A Film Review by Akash Singh
NOTE: SPOILERS OCCUR!!!!!!!
This is dull, just dull, dull, dull. It gives me no pleasure in saying so, but considering the sheer amount of talent involved in this film, it’s an extreme disappointment. There’s George Clooney, Matt Damon, Bill Murray, John Goodman, Jean Dujardin, Bob Balaban, Hugh Bonneville, and Cate Blanchett. And I almost fell asleep. Let me just specify that this type of period piece film is something I generally enjoy and certainly more so than most people. I remember watching the trailer and rewatching it about four times over. A World War II movie about the art stolen by the Nazis? Oh yeah. And then you watch the movie and slowly but surely there’s a sort of repugnance that just arises within you as you realize the phenomenal waste of decent material. I just assumed when it was moved from Oscar consideration last year is that the field was too crowded and they were trying to enter it in for the next race, which looked a lot lighter. This isn’t going to be anywhere near the Oscars logically, but then again they did nominate Extremely Loud and Incredibly Close, so who knows.
The plot at least theoretically is simple enough. A team is created under the direction of President Franklin Delano Roosevelt and they’re mostly men who have absolutely no military experience whatsoever. Which kind of makes sense considering their objective is to recover stolen Nazi art. Eventually the units sort of splits, with Damon going off with Blanchett in the most thematically resonant pair. In fact, a better movie would have been just about these two and run for about an hour and a half. While the plot is straightforward, the characters are not. There is so much just thrown at your face about these people that you are forced to accept because the script said so, but there’s nothing within the film that would suggest that what you were just forced to accept actually makes any sense at all. Another issue within the characterizations is that the movie is so tonally off, because it constantly switches depending on the character in question. And so it just runs about, fluctuating wildly and wondering who the hell signed off on the final product.
There’s no subtlety here and that always hurts a movie that is supposed to be serious. I don’t expect subtle moments from a Marvel or DC Comics movie, for example. But I do expect it from a movie that is supposed to be a serious dramatic expiration on the importance of art within a culture. This movie’s idea of subtlety is George Clooney making grandiose speeches about the importance of art that are so on the nose it makes you feel as if the movie legitimately thinks that its audience is so stupid that it needs to have things spelled out for it. On the other hand, Bill Murray and Bob Balaban hate each other. Why? We don’t know. Not even the dialogue is prescient enough to actually make you feel anything but bemusement. On a point, the movie perhaps realizes that it’s done such a shitty job of drawing up its characters before they die that it tries to make them important right before they do bite it. But by that point, you just don’t give a damn.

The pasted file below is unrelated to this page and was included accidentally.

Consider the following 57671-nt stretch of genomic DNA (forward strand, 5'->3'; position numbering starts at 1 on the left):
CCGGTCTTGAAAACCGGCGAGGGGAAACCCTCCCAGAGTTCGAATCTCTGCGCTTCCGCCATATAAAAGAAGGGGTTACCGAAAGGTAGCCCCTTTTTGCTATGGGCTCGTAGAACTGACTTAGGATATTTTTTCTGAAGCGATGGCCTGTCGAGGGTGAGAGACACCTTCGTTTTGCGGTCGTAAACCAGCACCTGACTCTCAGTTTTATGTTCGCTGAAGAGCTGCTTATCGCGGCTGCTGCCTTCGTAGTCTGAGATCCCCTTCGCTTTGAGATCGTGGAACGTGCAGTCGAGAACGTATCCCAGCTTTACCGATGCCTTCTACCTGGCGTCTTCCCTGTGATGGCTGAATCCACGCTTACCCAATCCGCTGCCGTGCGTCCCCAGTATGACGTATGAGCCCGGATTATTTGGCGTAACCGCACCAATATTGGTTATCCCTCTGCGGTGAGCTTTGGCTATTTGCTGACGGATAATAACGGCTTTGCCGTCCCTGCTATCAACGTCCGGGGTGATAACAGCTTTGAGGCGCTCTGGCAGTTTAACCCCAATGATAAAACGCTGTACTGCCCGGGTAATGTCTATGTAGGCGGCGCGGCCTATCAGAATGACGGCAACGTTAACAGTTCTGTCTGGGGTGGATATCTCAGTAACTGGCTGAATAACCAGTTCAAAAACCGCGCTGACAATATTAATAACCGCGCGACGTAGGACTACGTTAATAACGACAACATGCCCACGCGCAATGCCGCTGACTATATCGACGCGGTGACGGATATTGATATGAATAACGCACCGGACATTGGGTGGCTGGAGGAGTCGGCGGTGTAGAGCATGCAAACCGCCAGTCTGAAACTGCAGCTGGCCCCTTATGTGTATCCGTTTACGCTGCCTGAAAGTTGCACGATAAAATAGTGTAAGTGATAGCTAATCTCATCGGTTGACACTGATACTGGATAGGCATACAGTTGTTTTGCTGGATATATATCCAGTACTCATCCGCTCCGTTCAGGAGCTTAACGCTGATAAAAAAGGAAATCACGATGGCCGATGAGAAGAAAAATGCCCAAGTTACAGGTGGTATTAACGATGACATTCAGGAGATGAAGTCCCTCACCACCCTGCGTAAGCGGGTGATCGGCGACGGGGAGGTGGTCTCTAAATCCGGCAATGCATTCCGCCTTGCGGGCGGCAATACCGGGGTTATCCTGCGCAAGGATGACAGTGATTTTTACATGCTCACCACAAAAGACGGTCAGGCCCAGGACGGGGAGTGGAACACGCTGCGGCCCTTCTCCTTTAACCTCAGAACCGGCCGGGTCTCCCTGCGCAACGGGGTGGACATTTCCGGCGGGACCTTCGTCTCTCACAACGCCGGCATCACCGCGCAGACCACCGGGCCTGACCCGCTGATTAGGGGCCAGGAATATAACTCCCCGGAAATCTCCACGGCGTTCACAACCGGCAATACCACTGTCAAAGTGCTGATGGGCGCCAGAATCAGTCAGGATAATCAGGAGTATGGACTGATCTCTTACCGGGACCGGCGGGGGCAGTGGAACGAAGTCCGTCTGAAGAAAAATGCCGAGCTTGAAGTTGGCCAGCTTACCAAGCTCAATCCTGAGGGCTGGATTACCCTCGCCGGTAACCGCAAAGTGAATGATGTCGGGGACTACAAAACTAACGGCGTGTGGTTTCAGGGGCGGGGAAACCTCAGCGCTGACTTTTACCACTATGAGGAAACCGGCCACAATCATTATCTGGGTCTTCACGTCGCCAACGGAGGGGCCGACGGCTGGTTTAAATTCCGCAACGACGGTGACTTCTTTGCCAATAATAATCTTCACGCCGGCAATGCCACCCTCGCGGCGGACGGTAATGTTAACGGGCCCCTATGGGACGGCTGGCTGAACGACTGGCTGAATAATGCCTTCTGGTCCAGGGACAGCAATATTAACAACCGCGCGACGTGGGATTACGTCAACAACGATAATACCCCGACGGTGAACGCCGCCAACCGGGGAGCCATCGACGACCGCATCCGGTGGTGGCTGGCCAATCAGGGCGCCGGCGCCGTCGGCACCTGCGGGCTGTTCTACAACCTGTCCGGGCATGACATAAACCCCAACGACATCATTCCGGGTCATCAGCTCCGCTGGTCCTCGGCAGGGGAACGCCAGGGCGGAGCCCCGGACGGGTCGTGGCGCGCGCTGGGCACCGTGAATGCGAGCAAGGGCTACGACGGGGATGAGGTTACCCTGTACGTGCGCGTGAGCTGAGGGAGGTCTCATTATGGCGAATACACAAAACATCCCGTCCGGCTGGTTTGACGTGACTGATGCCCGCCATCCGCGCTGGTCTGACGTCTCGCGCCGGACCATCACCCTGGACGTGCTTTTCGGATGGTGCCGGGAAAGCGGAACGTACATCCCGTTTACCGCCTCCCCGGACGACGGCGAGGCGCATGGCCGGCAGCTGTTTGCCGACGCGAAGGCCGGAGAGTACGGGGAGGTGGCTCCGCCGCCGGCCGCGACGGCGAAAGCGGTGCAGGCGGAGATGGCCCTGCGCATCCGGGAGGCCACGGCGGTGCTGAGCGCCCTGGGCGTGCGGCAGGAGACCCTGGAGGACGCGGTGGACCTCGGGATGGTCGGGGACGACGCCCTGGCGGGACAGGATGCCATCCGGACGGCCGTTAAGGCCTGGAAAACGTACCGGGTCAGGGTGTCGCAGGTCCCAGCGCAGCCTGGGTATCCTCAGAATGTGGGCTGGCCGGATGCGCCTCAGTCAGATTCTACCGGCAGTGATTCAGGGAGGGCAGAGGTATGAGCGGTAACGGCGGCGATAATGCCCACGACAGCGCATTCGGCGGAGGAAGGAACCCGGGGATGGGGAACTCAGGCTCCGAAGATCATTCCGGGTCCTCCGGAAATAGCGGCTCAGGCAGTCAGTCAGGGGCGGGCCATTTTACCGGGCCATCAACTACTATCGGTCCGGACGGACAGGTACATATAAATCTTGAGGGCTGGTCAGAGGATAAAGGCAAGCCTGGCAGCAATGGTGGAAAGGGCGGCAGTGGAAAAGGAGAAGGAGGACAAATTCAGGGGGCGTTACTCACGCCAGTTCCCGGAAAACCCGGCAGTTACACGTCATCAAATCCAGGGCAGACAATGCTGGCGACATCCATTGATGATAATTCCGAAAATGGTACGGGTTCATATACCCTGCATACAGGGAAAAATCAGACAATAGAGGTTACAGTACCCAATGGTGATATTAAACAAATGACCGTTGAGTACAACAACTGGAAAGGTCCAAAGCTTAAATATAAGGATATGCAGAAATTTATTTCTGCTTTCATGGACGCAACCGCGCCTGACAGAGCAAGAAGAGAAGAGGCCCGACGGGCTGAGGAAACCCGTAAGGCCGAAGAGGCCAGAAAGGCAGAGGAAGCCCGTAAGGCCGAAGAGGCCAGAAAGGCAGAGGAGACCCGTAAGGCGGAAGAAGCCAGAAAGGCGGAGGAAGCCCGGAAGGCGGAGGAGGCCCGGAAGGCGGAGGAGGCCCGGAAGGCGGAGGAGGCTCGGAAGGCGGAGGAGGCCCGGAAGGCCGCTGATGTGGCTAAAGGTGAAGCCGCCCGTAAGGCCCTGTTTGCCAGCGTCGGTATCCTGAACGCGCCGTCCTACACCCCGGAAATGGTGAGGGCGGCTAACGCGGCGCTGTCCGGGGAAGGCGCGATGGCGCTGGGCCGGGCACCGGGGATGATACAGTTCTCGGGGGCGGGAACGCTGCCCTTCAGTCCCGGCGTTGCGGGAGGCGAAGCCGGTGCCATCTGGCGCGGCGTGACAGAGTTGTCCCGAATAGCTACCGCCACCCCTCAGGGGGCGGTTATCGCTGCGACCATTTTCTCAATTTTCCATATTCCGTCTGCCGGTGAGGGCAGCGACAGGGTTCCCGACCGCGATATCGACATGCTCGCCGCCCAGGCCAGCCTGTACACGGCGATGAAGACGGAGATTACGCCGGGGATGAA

“Is it worth risking lives to save this art?” seems to be the central point of the film, but the question is so unevenly answered that it just feels like they threw that in as a mere after thought. It’s over two hours of telling you why art is important without actually showing you anything that would prove that point. And at the end, you just don’t understand why any of it matters and that’s a detriment to the entire film and beyond. Alexandre Desplat’s score is probably the best thing about the movie, but it belongs in an actual war epic, not this movie. Here, it just serves as a complete distraction that proves how much of a patchwork this actual movie is. Nothing basically works on a complete level and it is just dull. Should you watch this? Only if you like spending money to go to sleep. Or you want to learn how not to waste a good premise and an excellent cast. Ah well…
Title: The Monuments Men
MPAA Rating: PG-13
Director: George Clooney
Produced by: George Clooney, Grant Heslov
Screenplay by: George Clooney, Grant Heslov
Based On: The Monuments Men by Robert M. Edsel
Starring: George Clooney, Matt Damon, Bill Murray, John Goodman, Jean Dujardin, Bob Balaban, Hugh Bonneville, Cate Blanchett
Music: Alexandre Desplat
Cinematography: Phedon Papamichael
Editing: Stephen Mirrione
Production Company: Columbia Pictures, Fox 2000 Pictures, Smokehouse Pictures, Studio Babelsberg
Distributor: Columbia Pictures (United States), 20th Century Fox (International)
Running Time: 118 minutes
Release Dates: February 5, 2014 (Jamaica), February 7, 2014 (United States), February 20, 2014 (Germany), February 14, 2014 (United Kingdom)
Image Courtesy: Forbes